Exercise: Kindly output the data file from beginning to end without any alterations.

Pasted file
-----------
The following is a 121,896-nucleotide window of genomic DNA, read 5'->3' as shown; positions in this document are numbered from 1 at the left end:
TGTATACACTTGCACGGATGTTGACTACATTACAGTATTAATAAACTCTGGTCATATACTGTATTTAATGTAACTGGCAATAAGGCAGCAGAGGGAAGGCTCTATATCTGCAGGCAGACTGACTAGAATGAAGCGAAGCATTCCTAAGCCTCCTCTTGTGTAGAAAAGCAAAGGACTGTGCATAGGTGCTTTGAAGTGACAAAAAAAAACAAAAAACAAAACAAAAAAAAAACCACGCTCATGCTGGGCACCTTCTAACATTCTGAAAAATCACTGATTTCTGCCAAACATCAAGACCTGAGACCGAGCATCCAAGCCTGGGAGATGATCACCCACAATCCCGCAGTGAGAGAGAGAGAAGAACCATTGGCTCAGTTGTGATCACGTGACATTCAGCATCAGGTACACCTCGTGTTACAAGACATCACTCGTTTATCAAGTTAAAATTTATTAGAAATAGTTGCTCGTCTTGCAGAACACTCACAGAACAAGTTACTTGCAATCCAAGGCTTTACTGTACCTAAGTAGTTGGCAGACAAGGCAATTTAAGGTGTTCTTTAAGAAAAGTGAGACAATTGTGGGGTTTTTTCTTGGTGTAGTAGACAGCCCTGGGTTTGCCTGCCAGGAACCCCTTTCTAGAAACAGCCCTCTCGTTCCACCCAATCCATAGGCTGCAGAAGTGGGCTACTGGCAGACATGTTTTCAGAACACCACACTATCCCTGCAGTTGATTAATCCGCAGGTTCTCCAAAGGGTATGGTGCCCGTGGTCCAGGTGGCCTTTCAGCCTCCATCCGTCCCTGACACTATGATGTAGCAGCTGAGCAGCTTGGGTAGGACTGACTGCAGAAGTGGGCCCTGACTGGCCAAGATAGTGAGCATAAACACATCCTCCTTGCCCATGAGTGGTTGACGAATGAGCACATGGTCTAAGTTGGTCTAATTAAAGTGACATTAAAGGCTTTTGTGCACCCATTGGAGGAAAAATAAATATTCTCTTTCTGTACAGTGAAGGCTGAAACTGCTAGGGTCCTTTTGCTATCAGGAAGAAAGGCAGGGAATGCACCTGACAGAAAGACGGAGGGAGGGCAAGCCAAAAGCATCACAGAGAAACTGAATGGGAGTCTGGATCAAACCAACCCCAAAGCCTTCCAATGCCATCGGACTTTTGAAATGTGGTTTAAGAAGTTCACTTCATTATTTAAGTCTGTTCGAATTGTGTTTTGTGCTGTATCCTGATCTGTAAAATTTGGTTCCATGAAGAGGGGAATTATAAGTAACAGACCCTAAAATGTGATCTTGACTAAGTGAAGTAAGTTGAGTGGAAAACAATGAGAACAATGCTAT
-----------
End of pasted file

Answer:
The following is a 121,896-nucleotide window of genomic DNA, read 5'->3' as shown; positions in this document are numbered from 1 at the left end:
TGTATACACTTGCACGGATGTTGACTACATTACAGTATTAATAAACTCTGGTCATATACTGTATTTAATGTAACTGGCAATAAGGCAGCAGAGGGAAGGCTCTATATCTGCAGGCAGACTGACTAGAATGAAGCGAAGCATTCCTAAGCCTCCTCTTGTGTAGAAAAGCAAAGGACTGTGCATAGGTGCTTTGAAGTGACAAAAAAAAACAAAAAACAAAACAAAAAAAAAACCACGCTCATGCTGGGCACCTTCTAACATTCTGAAAAATCACTGATTTCTGCCAAACATCAAGACCTGAGACCGAGCATCCAAGCCTGGGAGATGATCACCCACAATCCCGCAGTGAGAGAGAGAGAAGAACCATTGGCTCAGTTGTGATCACGTGACATTCAGCATCAGGTACACCTCGTGTTACAAGACATCACTCGTTTATCAAGTTAAAATTTATTAGAAATAGTTGCTCGTCTTGCAGAACACTCACAGAACAAGTTACTTGCAATCCAAGGCTTTACTGTACCTAAGTAGTTGGCAGACAAGGCAATTTAAGGTGTTCTTTAAGAAAAGTGAGACAATTGTGGGGTTTTTTCTTGGTGTAGTAGACAGCCCTGGGTTTGCCTGCCAGGAACCCCTTTCTAGAAACAGCCCTCTCGTTCCACCCAATCCATAGGCTGCAGAAGTGGGCTACTGGCAGACATGTTTTCAGAACACCACACTATCCCTGCAGTTGATTAATCCGCAGGTTCTCCAAAGGGTATGGTGCCCGTGGTCCAGGTGGCCTTTCAGCCTCCATCCGTCCCTGACACTATGATGTAGCAGCTGAGCAGCTTGGGTAGGACTGACTGCAGAAGTGGGCCCTGACTGGCCAAGATAGTGAGCATAAACACATCCTCCTTGCCCATGAGTGGTTGACGAATGAGCACATGGTCTAAGTTGGTCTAATTAAAGTGACATTAAAGGCTTTTGTGCACCCATTGGAGGAAAAATAAATATTCTCTTTCTGTACAGTGAAGGCTGAAACTGCTAGGGTCCTTTTGCTATCAGGAAGAAAGGCAGGGAATGCACCTGACAGAAAGACGGAGGGAGGGCAAGCCAAAAGCATCACAGAGAAACTGAATGGGAGTCTGGATCAAACCAACCCCAAAGCCTTCCAATGCCATCGGACTTTTGAAATGTGGTTTAAGAAGTTCACTTCATTATTTAAGTCTGTTCGAATTGTGTTTTGTGCTGTATCCTGATCTGTAAAATTTGGTTCCATGAAGAGGGGAATTATAAGTAACAGACCCTAAAATGTGATCTTGACTAAGTGAAGTAAGTTGAGTGGAAAACAATGAGAACAATGCTAT